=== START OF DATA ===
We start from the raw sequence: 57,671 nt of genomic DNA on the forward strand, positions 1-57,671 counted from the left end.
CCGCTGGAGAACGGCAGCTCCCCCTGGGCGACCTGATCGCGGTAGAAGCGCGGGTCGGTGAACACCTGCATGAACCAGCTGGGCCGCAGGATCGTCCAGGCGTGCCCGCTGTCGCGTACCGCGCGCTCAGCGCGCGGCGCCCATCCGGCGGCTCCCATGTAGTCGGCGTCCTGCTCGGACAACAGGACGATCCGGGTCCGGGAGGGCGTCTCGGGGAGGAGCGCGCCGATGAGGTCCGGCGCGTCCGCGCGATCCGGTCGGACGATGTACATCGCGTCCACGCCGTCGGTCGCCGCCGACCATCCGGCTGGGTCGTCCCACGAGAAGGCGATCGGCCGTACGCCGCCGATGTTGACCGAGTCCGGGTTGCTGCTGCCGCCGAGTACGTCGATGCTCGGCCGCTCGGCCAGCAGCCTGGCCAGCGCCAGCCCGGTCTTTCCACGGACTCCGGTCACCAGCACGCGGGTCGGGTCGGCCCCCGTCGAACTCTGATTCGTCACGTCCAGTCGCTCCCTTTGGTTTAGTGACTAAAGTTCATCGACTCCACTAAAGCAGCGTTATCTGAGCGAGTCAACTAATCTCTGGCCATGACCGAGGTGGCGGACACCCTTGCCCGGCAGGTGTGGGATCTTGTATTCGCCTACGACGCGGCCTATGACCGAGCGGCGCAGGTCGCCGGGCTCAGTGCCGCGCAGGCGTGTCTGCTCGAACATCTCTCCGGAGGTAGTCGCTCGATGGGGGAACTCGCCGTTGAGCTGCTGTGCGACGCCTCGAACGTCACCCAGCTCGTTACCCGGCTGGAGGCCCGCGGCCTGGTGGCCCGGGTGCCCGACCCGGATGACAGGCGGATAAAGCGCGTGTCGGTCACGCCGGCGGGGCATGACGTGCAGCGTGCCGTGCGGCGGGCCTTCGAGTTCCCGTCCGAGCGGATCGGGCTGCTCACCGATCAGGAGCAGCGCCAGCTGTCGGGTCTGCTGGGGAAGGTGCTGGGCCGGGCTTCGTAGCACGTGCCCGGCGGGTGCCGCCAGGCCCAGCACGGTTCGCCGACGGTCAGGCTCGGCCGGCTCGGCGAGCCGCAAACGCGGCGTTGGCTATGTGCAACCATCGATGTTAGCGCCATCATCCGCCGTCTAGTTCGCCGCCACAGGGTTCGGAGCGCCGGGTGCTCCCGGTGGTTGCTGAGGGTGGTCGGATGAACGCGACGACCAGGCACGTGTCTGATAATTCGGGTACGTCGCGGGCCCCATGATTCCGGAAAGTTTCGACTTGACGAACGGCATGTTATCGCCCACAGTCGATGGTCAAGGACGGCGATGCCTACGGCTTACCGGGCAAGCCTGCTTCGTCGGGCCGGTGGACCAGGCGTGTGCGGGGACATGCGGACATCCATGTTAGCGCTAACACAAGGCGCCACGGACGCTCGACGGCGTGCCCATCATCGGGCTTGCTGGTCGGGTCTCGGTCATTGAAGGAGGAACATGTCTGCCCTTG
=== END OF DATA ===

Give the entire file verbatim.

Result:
We start from the raw sequence: 57,671 nt of genomic DNA on the forward strand, positions 1-57,671 counted from the left end.
CCGCTGGAGAACGGCAGCTCCCCCTGGGCGACCTGATCGCGGTAGAAGCGCGGGTCGGTGAACACCTGCATGAACCAGCTGGGCCGCAGGATCGTCCAGGCGTGCCCGCTGTCGCGTACCGCGCGCTCAGCGCGCGGCGCCCATCCGGCGGCTCCCATGTAGTCGGCGTCCTGCTCGGACAACAGGACGATCCGGGTCCGGGAGGGCGTCTCGGGGAGGAGCGCGCCGATGAGGTCCGGCGCGTCCGCGCGATCCGGTCGGACGATGTACATCGCGTCCACGCCGTCGGTCGCCGCCGACCATCCGGCTGGGTCGTCCCACGAGAAGGCGATCGGCCGTACGCCGCCGATGTTGACCGAGTCCGGGTTGCTGCTGCCGCCGAGTACGTCGATGCTCGGCCGCTCGGCCAGCAGCCTGGCCAGCGCCAGCCCGGTCTTTCCACGGACTCCGGTCACCAGCACGCGGGTCGGGTCGGCCCCCGTCGAACTCTGATTCGTCACGTCCAGTCGCTCCCTTTGGTTTAGTGACTAAAGTTCATCGACTCCACTAAAGCAGCGTTATCTGAGCGAGTCAACTAATCTCTGGCCATGACCGAGGTGGCGGACACCCTTGCCCGGCAGGTGTGGGATCTTGTATTCGCCTACGACGCGGCCTATGACCGAGCGGCGCAGGTCGCCGGGCTCAGTGCCGCGCAGGCGTGTCTGCTCGAACATCTCTCCGGAGGTAGTCGCTCGATGGGGGAACTCGCCGTTGAGCTGCTGTGCGACGCCTCGAACGTCACCCAGCTCGTTACCCGGCTGGAGGCCCGCGGCCTGGTGGCCCGGGTGCCCGACCCGGATGACAGGCGGATAAAGCGCGTGTCGGTCACGCCGGCGGGGCATGACGTGCAGCGTGCCGTGCGGCGGGCCTTCGAGTTCCCGTCCGAGCGGATCGGGCTGCTCACCGATCAGGAGCAGCGCCAGCTGTCGGGTCTGCTGGGGAAGGTGCTGGGCCGGGCTTCGTAGCACGTGCCCGGCGGGTGCCGCCAGGCCCAGCACGGTTCGCCGACGGTCAGGCTCGGCCGGCTCGGCGAGCCGCAAACGCGGCGTTGGCTATGTGCAACCATCGATGTTAGCGCCATCATCCGCCGTCTAGTTCGCCGCCACAGGGTTCGGAGCGCCGGGTGCTCCCGGTGGTTGCTGAGGGTGGTCGGATGAACGCGACGACCAGGCACGTGTCTGATAATTCGGGTACGTCGCGGGCCCCATGATTCCGGAAAGTTTCGACTTGACGAACGGCATGTTATCGCCCACAGTCGATGGTCAAGGACGGCGATGCCTACGGCTTACCGGGCAAGCCTGCTTCGTCGGGCCGGTGGACCAGGCGTGTGCGGGGACATGCGGACATCCATGTTAGCGCTAACACAAGGCGCCACGGACGCTCGACGGCGTGCCCATCATCGGGCTTGCTGGTCGGGTCTCGGTCATTGAAGGAGGAACATGTCTGCCCTTG